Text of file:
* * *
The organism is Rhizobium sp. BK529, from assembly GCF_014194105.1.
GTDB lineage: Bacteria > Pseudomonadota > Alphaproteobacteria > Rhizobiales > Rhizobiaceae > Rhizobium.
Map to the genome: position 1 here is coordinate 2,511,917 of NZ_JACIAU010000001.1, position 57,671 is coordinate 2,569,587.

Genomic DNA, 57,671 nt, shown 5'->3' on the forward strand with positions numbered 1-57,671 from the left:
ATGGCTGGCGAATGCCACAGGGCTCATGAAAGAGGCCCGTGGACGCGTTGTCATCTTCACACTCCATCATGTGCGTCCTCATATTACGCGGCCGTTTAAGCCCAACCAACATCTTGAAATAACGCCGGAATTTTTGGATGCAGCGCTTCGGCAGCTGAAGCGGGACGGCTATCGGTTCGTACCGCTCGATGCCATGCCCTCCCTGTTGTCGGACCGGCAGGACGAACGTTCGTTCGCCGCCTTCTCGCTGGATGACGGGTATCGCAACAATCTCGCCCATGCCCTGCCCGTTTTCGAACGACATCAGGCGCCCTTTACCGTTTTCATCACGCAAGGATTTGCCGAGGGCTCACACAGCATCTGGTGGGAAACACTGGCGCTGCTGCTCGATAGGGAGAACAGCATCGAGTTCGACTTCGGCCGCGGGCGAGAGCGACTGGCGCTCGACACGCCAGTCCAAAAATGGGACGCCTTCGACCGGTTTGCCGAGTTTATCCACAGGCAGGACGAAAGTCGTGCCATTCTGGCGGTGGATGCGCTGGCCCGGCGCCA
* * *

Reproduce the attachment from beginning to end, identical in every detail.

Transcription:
The organism is Rhizobium sp. BK529, from assembly GCF_014194105.1.
GTDB lineage: Bacteria > Pseudomonadota > Alphaproteobacteria > Rhizobiales > Rhizobiaceae > Rhizobium.
Map to the genome: position 1 here is coordinate 2,511,917 of NZ_JACIAU010000001.1, position 57,671 is coordinate 2,569,587.

Genomic DNA, 57,671 nt, shown 5'->3' on the forward strand with positions numbered 1-57,671 from the left:
ATGGCTGGCGAATGCCACAGGGCTCATGAAAGAGGCCCGTGGACGCGTTGTCATCTTCACACTCCATCATGTGCGTCCTCATATTACGCGGCCGTTTAAGCCCAACCAACATCTTGAAATAACGCCGGAATTTTTGGATGCAGCGCTTCGGCAGCTGAAGCGGGACGGCTATCGGTTCGTACCGCTCGATGCCATGCCCTCCCTGTTGTCGGACCGGCAGGACGAACGTTCGTTCGCCGCCTTCTCGCTGGATGACGGGTATCGCAACAATCTCGCCCATGCCCTGCCCGTTTTCGAACGACATCAGGCGCCCTTTACCGTTTTCATCACGCAAGGATTTGCCGAGGGCTCACACAGCATCTGGTGGGAAACACTGGCGCTGCTGCTCGATAGGGAGAACAGCATCGAGTTCGACTTCGGCCGCGGGCGAGAGCGACTGGCGCTCGACACGCCAGTCCAAAAATGGGACGCCTTCGACCGGTTTGCCGAGTTTATCCACAGGCAGGACGAAAGTCGTGCCATTCTGGCGGTGGATGCGCTGGCCCGGCGCCA